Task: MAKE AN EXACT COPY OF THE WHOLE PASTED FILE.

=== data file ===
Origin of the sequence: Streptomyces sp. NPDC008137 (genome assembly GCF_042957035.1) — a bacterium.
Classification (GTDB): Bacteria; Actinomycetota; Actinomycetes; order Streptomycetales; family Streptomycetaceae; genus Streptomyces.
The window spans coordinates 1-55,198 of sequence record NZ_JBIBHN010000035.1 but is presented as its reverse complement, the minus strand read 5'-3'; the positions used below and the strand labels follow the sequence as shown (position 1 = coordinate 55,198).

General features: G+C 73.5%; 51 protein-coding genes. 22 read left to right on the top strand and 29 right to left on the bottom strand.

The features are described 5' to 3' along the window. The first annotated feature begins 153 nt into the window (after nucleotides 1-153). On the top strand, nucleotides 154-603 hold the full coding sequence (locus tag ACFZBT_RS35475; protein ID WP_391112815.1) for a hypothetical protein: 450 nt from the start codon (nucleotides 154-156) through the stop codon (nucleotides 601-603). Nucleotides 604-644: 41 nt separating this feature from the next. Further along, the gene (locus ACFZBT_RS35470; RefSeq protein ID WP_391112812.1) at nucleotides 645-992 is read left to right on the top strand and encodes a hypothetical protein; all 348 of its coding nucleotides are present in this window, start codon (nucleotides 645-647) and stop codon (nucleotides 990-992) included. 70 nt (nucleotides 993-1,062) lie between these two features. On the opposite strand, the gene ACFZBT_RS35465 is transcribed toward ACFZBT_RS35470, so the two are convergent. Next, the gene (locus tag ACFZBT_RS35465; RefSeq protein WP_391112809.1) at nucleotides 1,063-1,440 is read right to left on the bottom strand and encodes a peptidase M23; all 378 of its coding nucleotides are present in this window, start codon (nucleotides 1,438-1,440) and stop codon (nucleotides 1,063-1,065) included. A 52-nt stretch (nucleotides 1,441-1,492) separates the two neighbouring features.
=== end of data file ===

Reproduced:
Origin of the sequence: Streptomyces sp. NPDC008137 (genome assembly GCF_042957035.1) — a bacterium.
Classification (GTDB): Bacteria; Actinomycetota; Actinomycetes; order Streptomycetales; family Streptomycetaceae; genus Streptomyces.
The window spans coordinates 1-55,198 of sequence record NZ_JBIBHN010000035.1 but is presented as its reverse complement, the minus strand read 5'-3'; the positions used below and the strand labels follow the sequence as shown (position 1 = coordinate 55,198).

General features: G+C 73.5%; 51 protein-coding genes. 22 read left to right on the top strand and 29 right to left on the bottom strand.

The features are described 5' to 3' along the window. The first annotated feature begins 153 nt into the window (after nucleotides 1-153). On the top strand, nucleotides 154-603 hold the full coding sequence (locus tag ACFZBT_RS35475; protein ID WP_391112815.1) for a hypothetical protein: 450 nt from the start codon (nucleotides 154-156) through the stop codon (nucleotides 601-603). Nucleotides 604-644: 41 nt separating this feature from the next. Further along, the gene (locus ACFZBT_RS35470; RefSeq protein ID WP_391112812.1) at nucleotides 645-992 is read left to right on the top strand and encodes a hypothetical protein; all 348 of its coding nucleotides are present in this window, start codon (nucleotides 645-647) and stop codon (nucleotides 990-992) included. 70 nt (nucleotides 993-1,062) lie between these two features. On the opposite strand, the gene ACFZBT_RS35465 is transcribed toward ACFZBT_RS35470, so the two are convergent. Next, the gene (locus tag ACFZBT_RS35465; RefSeq protein WP_391112809.1) at nucleotides 1,063-1,440 is read right to left on the bottom strand and encodes a peptidase M23; all 378 of its coding nucleotides are present in this window, start codon (nucleotides 1,438-1,440) and stop codon (nucleotides 1,063-1,065) included. A 52-nt stretch (nucleotides 1,441-1,492) separates the two neighbouring features.